Since the UNCED, several intergovernmental efforts have been initiated to develop criteria and indicators for sustainable forest management. These efforts include the Helsinki Process (covering 39 European countries), the Montreal Process (covering 12 non-European countries in the temperate and boreal zones), the Tarapoto Process (covering the eight countries in the Amazonian Cooperation Treaty), and the International Tropical Timber Organization (covering most forested countries in the tropics). In addition, several efforts to establish criteria and indicators at the national and subnational levels build on these international approaches and adapt them to national and local forest conditions (WCFSD, 1999).
These and similar (e.g., FAO, 1995a) criteria and indicators are generally moving beyond a narrowly defined focus on the productivity of timber and other commercial forest products to incorporate ecological and social dimensions of sustainability. For example, the broad forest values developed as criteria under the Montreal Process for the conservation and sustainable management of boreal and temperate forests follows:
The development of multiple national and international efforts to develop criteria and indicators has led some observers, including the World Commission on Forests and Sustainable Development (WCFSD), to propose that some elements of these approaches can be usefully harmonized (WCFSD, 1999). The WCFSD further suggests that these criteria and indicators should be based on a strategy for sustainable forest management that reflects several broadly applicable objectives, including the following:
Parties seeking to implement sustainable forest management in the context of LULUCF climate mitigation measures may be able to adapt the criteria and indicators developed under one or more of these international processes. It is important to recognize, however, that many of these general criteria address national-level policy and sustainability and are not intended to directly assess sustainability at the forest stand level. Indeed, some objectives will likely prove to be mutually contradictory, particularly when they are applied in small ecological units. For example, economically viable timber harvesting often may not be reconcilable with the conservation of mature forest-dependent biological diversity in the same forest tract (Section 2.5.1; Frumhoff, 1995; Bawa and Seidler, 1998).
For site-specific projects, Parties might find the criteria and indicators that the Center for International Forestry Research (CIFOR) has developed for the management of natural forests (CIFOR C&I Team, 1999; Prabhu et al., 1999) particularly valuable. The CIFOR criteria and indicators were based on research in large-scale natural forests that are managed for commercial timber production in Indonesia, Cote d'Ivoire, Brazil, and Cameroon, with additional sites in Germany, Austria, and the United States. These criteria and indicators provide a useful framework for evaluating policy, environmental, social, and production aspects of sustainable forest management and are designed to be readily adaptable to local conditions. CIFOR is also planning to develop criteria and indicators for tropical plantations and community-managed forests.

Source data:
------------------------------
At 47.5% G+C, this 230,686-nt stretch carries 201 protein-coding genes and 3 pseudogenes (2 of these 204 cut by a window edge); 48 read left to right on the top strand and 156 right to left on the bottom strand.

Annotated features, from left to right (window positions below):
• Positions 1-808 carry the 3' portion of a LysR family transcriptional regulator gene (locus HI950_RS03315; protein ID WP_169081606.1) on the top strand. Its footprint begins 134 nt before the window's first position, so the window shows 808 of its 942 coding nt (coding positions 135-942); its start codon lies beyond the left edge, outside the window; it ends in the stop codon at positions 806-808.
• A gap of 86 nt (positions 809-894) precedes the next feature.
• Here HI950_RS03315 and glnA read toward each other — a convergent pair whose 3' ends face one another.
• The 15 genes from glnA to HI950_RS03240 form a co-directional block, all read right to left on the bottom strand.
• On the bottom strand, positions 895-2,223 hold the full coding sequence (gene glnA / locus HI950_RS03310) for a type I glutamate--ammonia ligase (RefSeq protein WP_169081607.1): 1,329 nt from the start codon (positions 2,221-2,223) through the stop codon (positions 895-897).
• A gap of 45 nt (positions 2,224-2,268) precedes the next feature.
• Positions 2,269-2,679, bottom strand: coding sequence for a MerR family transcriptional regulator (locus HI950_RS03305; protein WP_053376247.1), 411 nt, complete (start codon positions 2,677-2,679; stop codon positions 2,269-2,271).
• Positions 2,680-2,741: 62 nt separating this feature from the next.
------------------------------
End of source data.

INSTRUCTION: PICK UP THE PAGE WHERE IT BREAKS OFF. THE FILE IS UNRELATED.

One tool for encouraging voluntary application of sustainable forest management criteria and indicators to LULUCF projects that have timber or non-timber products involves forest product certification. Certification is a process that links market demands for sustainably produced forest products with producers who can meet those demands. Certification may reward the performance of companies that adopt sound forestry practices by enabling them to maintain or improve the marketability of wood or other forest products (FAO, 1997a; WCFSD, 1999). Currently, the Forest Stewardship Council (FSC) and its accredited certifiers offer one approach to product certification. Parties might wish to consider whether and under what conditions encouragement of market certification of forest products could strengthen the capacity of managed forests to meet carbon mitigation and sustainable development goals.
The International Standards Organization (ISO), through its ISO 14000 series, also provides a framework for certifying forest management (and other environmental management) systems (ISO, 1996). Unlike FSC, the ISO does not identify performance standards and does not allow a label to be attached to forest products. Instead, ISO 14000 management standards are designed to allow the setting of specific environmental and sustainable development criteria for LULUCF projects. Projects could then be managed on an ongoing basis to attain those goals, and independent auditors could verify whether the management system was consistent with the standard.
If Parties wish to implement ISO 14000 management standards for forest or other projects under the Kyoto Protocol, they would need to define and periodically update the sustainable development guidelines for LULUCF project activities. Project participants could then employ the ISO 14000 standards as a means of assessing compliance with those guidelines, with independent auditing carried out by an existing pool of accredited private-sector agents. This Special Report does not analyze the potential cost and time implications of adopting ISO management standards for LULUCF projects.
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